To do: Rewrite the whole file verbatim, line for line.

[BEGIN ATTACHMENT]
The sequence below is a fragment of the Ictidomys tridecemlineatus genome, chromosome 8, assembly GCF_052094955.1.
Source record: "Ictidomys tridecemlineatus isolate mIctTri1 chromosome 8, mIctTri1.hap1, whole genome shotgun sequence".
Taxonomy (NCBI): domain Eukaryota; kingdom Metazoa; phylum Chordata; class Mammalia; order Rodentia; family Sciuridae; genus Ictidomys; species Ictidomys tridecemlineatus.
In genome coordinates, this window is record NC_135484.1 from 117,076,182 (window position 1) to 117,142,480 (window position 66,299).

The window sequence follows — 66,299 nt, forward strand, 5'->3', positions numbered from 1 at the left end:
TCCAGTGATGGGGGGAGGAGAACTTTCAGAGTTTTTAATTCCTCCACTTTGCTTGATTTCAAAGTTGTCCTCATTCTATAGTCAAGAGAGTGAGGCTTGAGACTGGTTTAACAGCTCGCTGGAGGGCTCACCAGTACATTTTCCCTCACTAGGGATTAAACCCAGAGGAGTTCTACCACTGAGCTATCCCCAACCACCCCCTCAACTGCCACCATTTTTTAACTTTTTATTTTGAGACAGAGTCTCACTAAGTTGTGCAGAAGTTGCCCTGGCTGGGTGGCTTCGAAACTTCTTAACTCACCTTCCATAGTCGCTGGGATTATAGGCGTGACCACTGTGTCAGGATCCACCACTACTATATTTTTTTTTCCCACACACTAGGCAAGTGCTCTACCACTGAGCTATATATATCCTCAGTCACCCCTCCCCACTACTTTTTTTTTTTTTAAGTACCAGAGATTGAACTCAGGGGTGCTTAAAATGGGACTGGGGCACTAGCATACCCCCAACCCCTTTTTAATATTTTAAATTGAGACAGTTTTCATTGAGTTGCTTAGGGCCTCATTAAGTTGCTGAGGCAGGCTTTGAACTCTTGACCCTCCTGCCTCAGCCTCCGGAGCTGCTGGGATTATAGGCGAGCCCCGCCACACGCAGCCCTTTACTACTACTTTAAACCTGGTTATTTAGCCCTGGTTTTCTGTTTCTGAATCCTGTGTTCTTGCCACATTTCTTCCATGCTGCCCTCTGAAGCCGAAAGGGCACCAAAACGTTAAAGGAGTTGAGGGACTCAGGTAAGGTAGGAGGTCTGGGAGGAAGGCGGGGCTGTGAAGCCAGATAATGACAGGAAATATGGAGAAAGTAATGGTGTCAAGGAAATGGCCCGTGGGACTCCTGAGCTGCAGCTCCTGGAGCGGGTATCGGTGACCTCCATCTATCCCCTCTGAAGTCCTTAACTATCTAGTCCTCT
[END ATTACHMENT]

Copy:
The sequence below is a fragment of the Ictidomys tridecemlineatus genome, chromosome 8, assembly GCF_052094955.1.
Source record: "Ictidomys tridecemlineatus isolate mIctTri1 chromosome 8, mIctTri1.hap1, whole genome shotgun sequence".
Taxonomy (NCBI): domain Eukaryota; kingdom Metazoa; phylum Chordata; class Mammalia; order Rodentia; family Sciuridae; genus Ictidomys; species Ictidomys tridecemlineatus.
In genome coordinates, this window is record NC_135484.1 from 117,076,182 (window position 1) to 117,142,480 (window position 66,299).

The window sequence follows — 66,299 nt, forward strand, 5'->3', positions numbered from 1 at the left end:
TCCAGTGATGGGGGGAGGAGAACTTTCAGAGTTTTTAATTCCTCCACTTTGCTTGATTTCAAAGTTGTCCTCATTCTATAGTCAAGAGAGTGAGGCTTGAGACTGGTTTAACAGCTCGCTGGAGGGCTCACCAGTACATTTTCCCTCACTAGGGATTAAACCCAGAGGAGTTCTACCACTGAGCTATCCCCAACCACCCCCTCAACTGCCACCATTTTTTAACTTTTTATTTTGAGACAGAGTCTCACTAAGTTGTGCAGAAGTTGCCCTGGCTGGGTGGCTTCGAAACTTCTTAACTCACCTTCCATAGTCGCTGGGATTATAGGCGTGACCACTGTGTCAGGATCCACCACTACTATATTTTTTTTTCCCACACACTAGGCAAGTGCTCTACCACTGAGCTATATATATCCTCAGTCACCCCTCCCCACTACTTTTTTTTTTTTTAAGTACCAGAGATTGAACTCAGGGGTGCTTAAAATGGGACTGGGGCACTAGCATACCCCCAACCCCTTTTTAATATTTTAAATTGAGACAGTTTTCATTGAGTTGCTTAGGGCCTCATTAAGTTGCTGAGGCAGGCTTTGAACTCTTGACCCTCCTGCCTCAGCCTCCGGAGCTGCTGGGATTATAGGCGAGCCCCGCCACACGCAGCCCTTTACTACTACTTTAAACCTGGTTATTTAGCCCTGGTTTTCTGTTTCTGAATCCTGTGTTCTTGCCACATTTCTTCCATGCTGCCCTCTGAAGCCGAAAGGGCACCAAAACGTTAAAGGAGTTGAGGGACTCAGGTAAGGTAGGAGGTCTGGGAGGAAGGCGGGGCTGTGAAGCCAGATAATGACAGGAAATATGGAGAAAGTAATGGTGTCAAGGAAATGGCCCGTGGGACTCCTGAGCTGCAGCTCCTGGAGCGGGTATCGGTGACCTCCATCTATCCCCTCTGAAGTCCTTAACTATCTAGTCCTCT